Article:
Gun Tote'n Mamas Blog — Safety
At this year’s 2017 USCCA Concealed Carry Expo in Fort Worth, Texas, I had the opportunity to lead a panel of women: five leaders and trailblazers in our industry who have each carved out unique paths but who all fight for the same 2nd Amendment goals. We explored a variety of topics — from working with female shooters to getting friends and family involved with safe firearms — but one question revealed some powerful and poignant answers … the type of answers that the anti-gun media tries to cover up or hide.
Is it just me, or Women Empowerment become really popular discussion topic? What a strong stance those two words alone take. I am 100% sure when women around the world hear those words “Women Empowerment” it makes them pull their shoulders back and hold their head up a little higher.
Safety is key at The Well Armed Woman Gainesville/Micanopy Shooting Chapter. Pickett said safety and responsibility are crucial parts of feeling comfortable in a shooting range.
“It’s all about being a responsible gun owner and keeping track of your training,” Pickett said.
The Well Armed Woman is a national organization that aims to educate, equip and empower women. According to its website, the company is meant to be a resource “without fluff or frills” for women gun owners of any age.
Michelle Pickett addresses a group of members at a Tuesday meeting. (Gaby Roriguez/WUFT News)
“The more we can empower women, the better,” Pickett said. “It’s really important.”
The Gainesville/Micanopy chapter is stationed at Harry Beckwith Guns & Range, at 12130 S HWY 41, and has been active for about 4 years.
During meetings the women discuss different topics and go to the range together to shoot. The women are also encouraged to keep a journal recording their progress at the range.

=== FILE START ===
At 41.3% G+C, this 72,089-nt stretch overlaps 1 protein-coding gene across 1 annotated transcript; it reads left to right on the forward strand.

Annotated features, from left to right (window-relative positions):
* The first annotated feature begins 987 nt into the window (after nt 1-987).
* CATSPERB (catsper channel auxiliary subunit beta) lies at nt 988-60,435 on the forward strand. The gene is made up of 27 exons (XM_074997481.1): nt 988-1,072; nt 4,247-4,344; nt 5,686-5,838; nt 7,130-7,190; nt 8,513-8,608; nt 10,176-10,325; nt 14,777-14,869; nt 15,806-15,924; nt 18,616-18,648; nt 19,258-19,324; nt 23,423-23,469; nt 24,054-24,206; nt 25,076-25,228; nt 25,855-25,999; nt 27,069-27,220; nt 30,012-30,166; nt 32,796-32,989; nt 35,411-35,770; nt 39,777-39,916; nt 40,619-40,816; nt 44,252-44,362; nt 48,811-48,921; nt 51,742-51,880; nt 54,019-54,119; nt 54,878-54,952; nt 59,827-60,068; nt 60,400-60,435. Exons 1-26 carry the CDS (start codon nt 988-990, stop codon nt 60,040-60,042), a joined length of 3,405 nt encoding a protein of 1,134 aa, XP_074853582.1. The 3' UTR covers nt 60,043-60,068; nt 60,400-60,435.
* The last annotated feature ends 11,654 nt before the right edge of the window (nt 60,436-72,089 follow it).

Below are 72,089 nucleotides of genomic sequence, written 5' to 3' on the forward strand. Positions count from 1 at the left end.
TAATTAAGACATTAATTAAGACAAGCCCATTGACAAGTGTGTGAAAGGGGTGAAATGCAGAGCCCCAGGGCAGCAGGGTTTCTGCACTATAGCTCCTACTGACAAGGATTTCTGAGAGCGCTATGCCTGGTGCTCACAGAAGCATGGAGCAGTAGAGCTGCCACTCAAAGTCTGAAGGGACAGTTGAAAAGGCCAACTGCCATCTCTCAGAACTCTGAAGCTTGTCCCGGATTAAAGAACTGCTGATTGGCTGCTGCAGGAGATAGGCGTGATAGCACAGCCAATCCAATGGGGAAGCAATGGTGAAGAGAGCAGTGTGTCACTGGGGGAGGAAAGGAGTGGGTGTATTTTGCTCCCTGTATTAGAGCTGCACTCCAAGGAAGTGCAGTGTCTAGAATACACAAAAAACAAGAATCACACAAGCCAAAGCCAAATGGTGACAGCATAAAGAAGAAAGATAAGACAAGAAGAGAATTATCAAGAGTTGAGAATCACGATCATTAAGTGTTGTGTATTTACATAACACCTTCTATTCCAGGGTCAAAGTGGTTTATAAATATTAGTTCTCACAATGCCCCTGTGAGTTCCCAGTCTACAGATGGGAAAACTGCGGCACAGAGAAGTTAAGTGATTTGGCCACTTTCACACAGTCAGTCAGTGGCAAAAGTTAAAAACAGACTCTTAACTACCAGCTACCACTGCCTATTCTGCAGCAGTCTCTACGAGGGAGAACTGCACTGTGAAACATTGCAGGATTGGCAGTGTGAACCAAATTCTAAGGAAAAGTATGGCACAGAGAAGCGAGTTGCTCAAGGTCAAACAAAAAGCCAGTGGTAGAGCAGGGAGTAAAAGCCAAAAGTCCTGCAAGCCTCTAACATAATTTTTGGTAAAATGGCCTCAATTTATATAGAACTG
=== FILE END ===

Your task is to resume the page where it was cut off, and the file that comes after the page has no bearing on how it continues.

“If you ever end up in court using your firearm for self-defense you need to show proof of how and when you learned that knowledge,” said Pickett. “Having those shooting journals gives you that option in court to be able show your training and show how serious you are.”
The chapter, which currently has 144 members, offers 3 different meeting times each month. Participants are aged anywhere from 18 and up, according to Pickett, and many come from different backgrounds.
“There are some women who have been attacked or been through something really violent or know someone that went through something very violent,” Pickett said. “There are other women who see what’s going on in the news and our community and want to come in and prepare themselves.”
Kandi Nelson, a member of the chapter, was attacked and threatened on multiple occasions and said that The Well Armed Woman has helped has her in many different ways.
“Several years ago I was attacked and it had been very stressful trying to associate and get out in public,” Nelson said. “I isolated myself because of the stress, I didn’t know what would happen because I had been threatened more than one time.”
Nelson’s attack made her paranoid and often times afraid to go out in public. Nelson said after joining the chapter, she is no longer afraid to go out and says she isn’t always looking around to see if someone is trying to get her.
Nelson is the mother of a 14-year-old and said that her time with the chapter has also made her feel much safer.
“I feel more confident,” Nelson said. “I know I can protect my son if we go out and he knows that im there.”
Margot Wintemute proudly shows off her target sheet Harry Beckwith Guns & Range. (Gaby Rodriguez/WUFT News)
Margot Wintemute, another member of the chapter, said she has had trouble with getting comfortable with her gun and the chapter has helped.
“I’ve been working on trying to love my glock,” Wintemute said during the meeting. “I just can’t.”
Wintemute joked as she entered the range, but upon leaving she proudly held up her target sheet to reveal some impressive accuracy.
“I can do better,” Wintemute said with a laugh.
The Gainesville/Micanopy Shooting Chapter of The Well Armed Woman meets either on the second Sunday of each month at 4 p.m. or on the second Tuesday of each month at 11 a.m. or 6 p.m.
“When I think of being the first woman security officer, what I think of most is I hope I have done the best job I can, and that it will be easier for those who follow.”
The first female diplomatic security special agent Patti Morton expressed this hope during a Diplomatic Security oral history interview in 1991. Ms. Morton was recruited in 1972 to join the Office of Security, predecessor to the Bureau of Diplomatic Security (DS) in the Washington Field Office as a Special Agent.